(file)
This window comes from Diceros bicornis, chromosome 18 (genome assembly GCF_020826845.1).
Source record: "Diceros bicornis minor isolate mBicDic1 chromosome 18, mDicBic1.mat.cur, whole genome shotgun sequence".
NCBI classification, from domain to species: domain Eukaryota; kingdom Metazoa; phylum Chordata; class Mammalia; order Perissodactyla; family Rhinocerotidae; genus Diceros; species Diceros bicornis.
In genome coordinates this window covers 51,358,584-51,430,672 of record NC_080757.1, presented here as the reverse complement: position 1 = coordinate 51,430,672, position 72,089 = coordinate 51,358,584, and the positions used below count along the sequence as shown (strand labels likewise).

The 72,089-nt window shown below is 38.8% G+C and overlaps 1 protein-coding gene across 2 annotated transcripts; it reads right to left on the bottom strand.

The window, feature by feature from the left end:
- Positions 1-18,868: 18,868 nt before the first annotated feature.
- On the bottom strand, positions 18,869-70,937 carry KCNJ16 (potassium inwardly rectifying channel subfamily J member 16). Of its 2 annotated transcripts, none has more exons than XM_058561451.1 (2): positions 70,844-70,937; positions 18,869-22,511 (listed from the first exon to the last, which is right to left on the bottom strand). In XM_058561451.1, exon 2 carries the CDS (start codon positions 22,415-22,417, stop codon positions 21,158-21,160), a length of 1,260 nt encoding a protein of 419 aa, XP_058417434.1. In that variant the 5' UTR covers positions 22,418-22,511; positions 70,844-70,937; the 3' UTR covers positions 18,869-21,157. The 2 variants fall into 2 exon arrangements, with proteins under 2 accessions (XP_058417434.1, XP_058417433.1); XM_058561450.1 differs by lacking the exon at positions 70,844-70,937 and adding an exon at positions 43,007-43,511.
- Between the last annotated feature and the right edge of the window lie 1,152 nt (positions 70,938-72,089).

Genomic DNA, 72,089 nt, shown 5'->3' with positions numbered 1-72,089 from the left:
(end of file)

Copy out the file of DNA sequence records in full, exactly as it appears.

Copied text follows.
This window comes from Diceros bicornis, chromosome 18 (genome assembly GCF_020826845.1).
Source record: "Diceros bicornis minor isolate mBicDic1 chromosome 18, mDicBic1.mat.cur, whole genome shotgun sequence".
NCBI classification, from domain to species: domain Eukaryota; kingdom Metazoa; phylum Chordata; class Mammalia; order Perissodactyla; family Rhinocerotidae; genus Diceros; species Diceros bicornis.
In genome coordinates this window covers 51,358,584-51,430,672 of record NC_080757.1, presented here as the reverse complement: position 1 = coordinate 51,430,672, position 72,089 = coordinate 51,358,584, and the positions used below count along the sequence as shown (strand labels likewise).

The 72,089-nt window shown below is 38.8% G+C and overlaps 1 protein-coding gene across 2 annotated transcripts; it reads right to left on the bottom strand.

The window, feature by feature from the left end:
- Positions 1-18,868: 18,868 nt before the first annotated feature.
- On the bottom strand, positions 18,869-70,937 carry KCNJ16 (potassium inwardly rectifying channel subfamily J member 16). Of its 2 annotated transcripts, none has more exons than XM_058561451.1 (2): positions 70,844-70,937; positions 18,869-22,511 (listed from the first exon to the last, which is right to left on the bottom strand). In XM_058561451.1, exon 2 carries the CDS (start codon positions 22,415-22,417, stop codon positions 21,158-21,160), a length of 1,260 nt encoding a protein of 419 aa, XP_058417434.1. In that variant the 5' UTR covers positions 22,418-22,511; positions 70,844-70,937; the 3' UTR covers positions 18,869-21,157. The 2 variants fall into 2 exon arrangements, with proteins under 2 accessions (XP_058417434.1, XP_058417433.1); XM_058561450.1 differs by lacking the exon at positions 70,844-70,937 and adding an exon at positions 43,007-43,511.
- Between the last annotated feature and the right edge of the window lie 1,152 nt (positions 70,938-72,089).

Genomic DNA, 72,089 nt, shown 5'->3' with positions numbered 1-72,089 from the left: